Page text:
Video game instruction manuals

baldurs gate 2 manual
Our copy of the Baldur’s Gate 2′ Instruction Manual — So thick it was spiral bound!

I miss those really big instruction manuals that used to come with games.  When I was younger, in 5th-8th grade, I would bring my instruction manuals to school with me and study them during recess.  I loved the information, pictures, and ability to bring my game with me wherever I go.  Maybe that’s what was so great about having those wonderful smelling, cheaply bound pages.

Back in 1996 I met one of my best childhood friends because I overheard him and a few other kids talking about a video game with a Sorcerer, Rogue, and Warrior. At the time I had no idea what the game was about, but I did my  best to pretend I had a clue so that I’d be included.  I remember begging my Dad to take me out to the store later that day to pick up a copy of Diablo.  When I got it home I ripped open (actually I carefully pealed back the tape) the box and pulled out the holy grail — my ‘in’ with this group of kids — the instruction manual.

Remember how big manuals used to be back then? Loaded with facts about potions, armor, spells, and everything we needed to know, or simply wanted to read about in the bathroom or on a lunch break.

Reducing costs, the internet, mechanical familiarity… I”m sure there’s a dozen reasons why instruction manuals disappeared.  I just know that I love them and what they represent.

  • I threw all of my boxes, disks and manuals out with the last house clean.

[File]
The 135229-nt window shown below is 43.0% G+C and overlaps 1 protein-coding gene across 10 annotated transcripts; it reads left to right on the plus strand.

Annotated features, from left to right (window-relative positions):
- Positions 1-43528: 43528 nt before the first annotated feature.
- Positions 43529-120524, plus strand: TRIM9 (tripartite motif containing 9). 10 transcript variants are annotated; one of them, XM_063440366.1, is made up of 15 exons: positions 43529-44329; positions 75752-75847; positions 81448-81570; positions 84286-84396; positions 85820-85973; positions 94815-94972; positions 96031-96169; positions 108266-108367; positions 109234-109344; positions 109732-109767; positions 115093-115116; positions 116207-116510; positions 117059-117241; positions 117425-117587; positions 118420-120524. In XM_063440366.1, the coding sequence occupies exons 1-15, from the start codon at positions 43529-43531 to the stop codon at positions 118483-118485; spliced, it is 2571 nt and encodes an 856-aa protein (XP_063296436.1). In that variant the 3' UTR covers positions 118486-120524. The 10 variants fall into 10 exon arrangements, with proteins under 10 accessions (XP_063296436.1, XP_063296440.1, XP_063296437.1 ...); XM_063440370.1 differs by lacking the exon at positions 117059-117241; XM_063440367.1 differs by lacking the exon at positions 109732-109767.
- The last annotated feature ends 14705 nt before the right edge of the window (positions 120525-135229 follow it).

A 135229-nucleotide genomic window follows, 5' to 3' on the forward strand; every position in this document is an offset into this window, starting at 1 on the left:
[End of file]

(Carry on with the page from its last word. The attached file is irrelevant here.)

I keep a photo album of memorable events in my life…otherwise I like to travel light. My steam library is full of games and they never get scratched or broken.

    You’re too young to wax so nostalgic Keen…my Atari, Coleco and Odyssey 3 were all lost in a flood that took several people as well. Since then I’ve chosen to only place value on irreplaceable things.

    Games are TV or comic books or Hot Pockets. Tasty, disposable diversions.

  • I remember being a kid, having my parents take me to Toys R Us and picking out a game for Sega Master System. As soon as we left the store with it, I’d rip it open the plastic clamshell box and delve into the book for the car ride home. Often by the time we got home, I’d be halfway into the book – and instead of running the cart to the tv and firing it up, I’d finish the book first. I’m not sure if that speaks to how great the books were, or what kind of person I was even at 7 years old.

    I still have all my game systems since Colecovision. I can spare a few boxes in a closet for the hobby that has given me a lifetime of enjoyment.

  • I still have all my Baldur’s Gate/Icewind Dale instruction manuals. I think the biggest manuals I remember were from that Jane’s military series(flight sims).

  • @Jim Comic books make for an odd benchmark of disposability. If I’d kept all the comic books I bought in the 60s, 70s and 80s in the condition they were when I bought them they’d be worth more than my house. A lot more. There’s traveling light and then there’s burning money.

    As for manuals, I work in a bookstore and every day I sell a manual or two for some software package that came with just a pdf file or a link to a web page. People like to have a book. And I still get my old Everquest manuals out and flick through them now and again.

  • Last big useful manual I can remember was for Xcom apocapypse.
    Loved it.

    Yes useful manuals where part of the experience.
    Often with pretty artwork and pictures in them.
    Some vivid in color. (super mario world for instance)

  • I’ve bought several MicroProse games off ebay that I used to own, just to have their instruction books. They are 5.25 disks so I couldn’t play them if I wanted to.